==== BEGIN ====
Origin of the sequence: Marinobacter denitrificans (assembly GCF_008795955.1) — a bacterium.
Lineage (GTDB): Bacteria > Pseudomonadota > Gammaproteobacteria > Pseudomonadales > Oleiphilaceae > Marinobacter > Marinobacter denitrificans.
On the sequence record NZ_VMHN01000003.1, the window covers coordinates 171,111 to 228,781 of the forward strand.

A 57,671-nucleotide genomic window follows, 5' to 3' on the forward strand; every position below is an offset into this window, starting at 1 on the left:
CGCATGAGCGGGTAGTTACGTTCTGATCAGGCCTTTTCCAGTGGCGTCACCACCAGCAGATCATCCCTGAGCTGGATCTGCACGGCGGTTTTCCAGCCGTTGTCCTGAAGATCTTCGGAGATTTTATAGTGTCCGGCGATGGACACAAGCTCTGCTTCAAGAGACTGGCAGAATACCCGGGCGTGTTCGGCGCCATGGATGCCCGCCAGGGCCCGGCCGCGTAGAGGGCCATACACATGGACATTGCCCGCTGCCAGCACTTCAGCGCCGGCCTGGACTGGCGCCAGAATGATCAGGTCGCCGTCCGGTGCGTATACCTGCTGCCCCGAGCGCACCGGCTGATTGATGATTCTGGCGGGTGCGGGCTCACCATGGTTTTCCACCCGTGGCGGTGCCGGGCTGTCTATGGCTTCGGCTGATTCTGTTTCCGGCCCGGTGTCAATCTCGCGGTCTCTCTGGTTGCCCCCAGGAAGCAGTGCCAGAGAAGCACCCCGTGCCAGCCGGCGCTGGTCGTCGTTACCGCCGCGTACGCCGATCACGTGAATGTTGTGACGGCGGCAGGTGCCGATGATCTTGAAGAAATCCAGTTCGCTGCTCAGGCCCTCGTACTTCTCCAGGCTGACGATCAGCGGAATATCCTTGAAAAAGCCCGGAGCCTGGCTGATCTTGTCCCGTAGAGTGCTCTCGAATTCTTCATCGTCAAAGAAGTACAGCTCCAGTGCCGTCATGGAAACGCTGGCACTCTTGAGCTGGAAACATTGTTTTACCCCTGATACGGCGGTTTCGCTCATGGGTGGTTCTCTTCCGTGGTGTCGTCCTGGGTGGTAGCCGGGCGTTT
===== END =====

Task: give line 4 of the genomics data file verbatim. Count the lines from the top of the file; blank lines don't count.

A 57,671-nucleotide genomic window follows, 5' to 3' on the forward strand; every position below is an offset into this window, starting at 1 on the left: